Wednesday, August 30, 2006

Is Year-Round Schooling Coming To The Deep South?

Anyone who's spent a summer in the deep south develops a healthy dislike for humidity and an abiding respect for that technological marvel known as air conditioning.

And now a combination of explosive population growth and reluctance to raise taxes if forcing some districts in North Carolina to take
a hard look at year round schooling:
Wake County parents sounded off for the last time Monday on a plan to convert elementary schools to a year-round schedule.

At least 100 people crowded a public hearing at Southeast Raleigh High School to give the Board of Education their opinion.

“My name is Cindy Cincos. I represent a contingent of parents from Highcroft Drive Elementary opposed to mandatory year-round schools.”

One by one, Wake County parents made one last plea to the Board of Education.

“We ask that you please not convert A.B. Combs to a year-round calendar,” another parent said.

“Over 89 percent of our staff at Baucom has total opposition to forced conversion,” added another parent.

Supporters stood behind them in a show of solidarity. Those not at the podium let signs speak for them, all hoping the public hearing would make a difference in the school system's plan to convert nearly two dozen elementary schools to a year-round calendar.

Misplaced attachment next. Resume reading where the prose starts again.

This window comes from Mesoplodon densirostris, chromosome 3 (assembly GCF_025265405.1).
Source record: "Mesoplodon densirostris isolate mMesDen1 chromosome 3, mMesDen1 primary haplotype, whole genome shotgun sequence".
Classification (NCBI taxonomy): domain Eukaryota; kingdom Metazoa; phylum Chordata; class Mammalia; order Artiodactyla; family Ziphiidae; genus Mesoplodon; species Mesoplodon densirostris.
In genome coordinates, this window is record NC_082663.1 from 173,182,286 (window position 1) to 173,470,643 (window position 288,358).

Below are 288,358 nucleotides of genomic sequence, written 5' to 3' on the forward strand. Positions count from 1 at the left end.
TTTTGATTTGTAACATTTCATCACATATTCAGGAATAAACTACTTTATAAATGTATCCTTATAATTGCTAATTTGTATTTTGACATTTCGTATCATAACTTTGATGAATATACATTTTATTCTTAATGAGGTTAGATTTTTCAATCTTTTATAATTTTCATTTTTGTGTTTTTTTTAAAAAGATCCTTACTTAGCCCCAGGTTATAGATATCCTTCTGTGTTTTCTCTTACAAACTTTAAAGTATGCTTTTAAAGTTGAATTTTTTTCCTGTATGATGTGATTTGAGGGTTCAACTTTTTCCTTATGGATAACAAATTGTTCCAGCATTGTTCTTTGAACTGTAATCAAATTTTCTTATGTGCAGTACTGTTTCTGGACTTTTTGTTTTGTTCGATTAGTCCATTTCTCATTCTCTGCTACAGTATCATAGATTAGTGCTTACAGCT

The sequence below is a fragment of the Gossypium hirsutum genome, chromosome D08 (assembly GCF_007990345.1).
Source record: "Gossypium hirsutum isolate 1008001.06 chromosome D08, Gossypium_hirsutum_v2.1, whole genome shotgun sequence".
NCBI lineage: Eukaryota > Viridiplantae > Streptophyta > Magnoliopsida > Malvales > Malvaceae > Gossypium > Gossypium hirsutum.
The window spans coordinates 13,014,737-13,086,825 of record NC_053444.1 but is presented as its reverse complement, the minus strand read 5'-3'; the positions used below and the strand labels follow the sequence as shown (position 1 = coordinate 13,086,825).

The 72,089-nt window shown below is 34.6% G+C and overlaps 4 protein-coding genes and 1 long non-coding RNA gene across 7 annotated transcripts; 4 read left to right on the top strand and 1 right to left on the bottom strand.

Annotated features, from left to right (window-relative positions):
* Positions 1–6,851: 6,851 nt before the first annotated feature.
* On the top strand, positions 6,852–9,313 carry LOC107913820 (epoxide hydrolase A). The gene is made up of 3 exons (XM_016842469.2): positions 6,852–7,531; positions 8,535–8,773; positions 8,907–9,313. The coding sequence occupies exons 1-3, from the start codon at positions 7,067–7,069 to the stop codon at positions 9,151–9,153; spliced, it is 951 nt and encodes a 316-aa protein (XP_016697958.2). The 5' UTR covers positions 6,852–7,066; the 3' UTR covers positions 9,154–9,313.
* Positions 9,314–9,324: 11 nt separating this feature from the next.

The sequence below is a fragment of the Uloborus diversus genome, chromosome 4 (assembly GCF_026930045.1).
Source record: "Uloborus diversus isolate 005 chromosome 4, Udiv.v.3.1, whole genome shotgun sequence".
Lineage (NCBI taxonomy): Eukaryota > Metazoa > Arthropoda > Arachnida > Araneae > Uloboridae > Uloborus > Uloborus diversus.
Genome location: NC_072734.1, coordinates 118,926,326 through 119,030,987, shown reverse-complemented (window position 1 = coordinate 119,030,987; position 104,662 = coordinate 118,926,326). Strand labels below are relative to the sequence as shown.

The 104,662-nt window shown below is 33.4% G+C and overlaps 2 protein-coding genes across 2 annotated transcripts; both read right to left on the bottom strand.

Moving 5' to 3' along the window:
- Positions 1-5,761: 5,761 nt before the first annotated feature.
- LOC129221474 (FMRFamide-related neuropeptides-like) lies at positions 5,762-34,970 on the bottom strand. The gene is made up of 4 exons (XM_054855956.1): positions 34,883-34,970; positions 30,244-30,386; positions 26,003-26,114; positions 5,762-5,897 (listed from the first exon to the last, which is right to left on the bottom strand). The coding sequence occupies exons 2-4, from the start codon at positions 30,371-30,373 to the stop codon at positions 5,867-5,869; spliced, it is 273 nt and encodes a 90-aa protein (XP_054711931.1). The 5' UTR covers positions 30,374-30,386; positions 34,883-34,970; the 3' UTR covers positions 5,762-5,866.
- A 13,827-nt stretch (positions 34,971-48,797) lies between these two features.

"We've been to a lot of the meetings before and they listened to us so we want them to listen this time on the year-round issue,” said parent Carol Gehringer.

Administrators say they need to make room for 3000 students next school year and they believe year-round conversion is one of the best ways to do that.

But these parents don't buy it.

"Moving a current year-round student to another year-round school would only shuffle them from one school to another, not create additional seats,” said parent Matt Long.

Parents are clinging to the hope that their comments will convince the school board to change their plans.

Gehringer added, “We're just praying that they'll use some good sense and not look for the short-term answer."

Now the school board must decide exactly which schools will convert to a year-round calendar. They're scheduled to vote on the issue next week.
Our local high school district down here in California's "Imperial" Valley switched over to a year-round schedule, only to abandon it a few years later due to excessive absenteeism (we're in the desert) and the publicizing of the unpleasant fact that those with influence were able to get their children enrolled into a "traditional" track (There were 4 different "tracks," or schedules, called, "A," "B," "C," and "D.") that preserved the "traditional" summer vacation for them (It was track "C.") while the other three tracks attended year-round.
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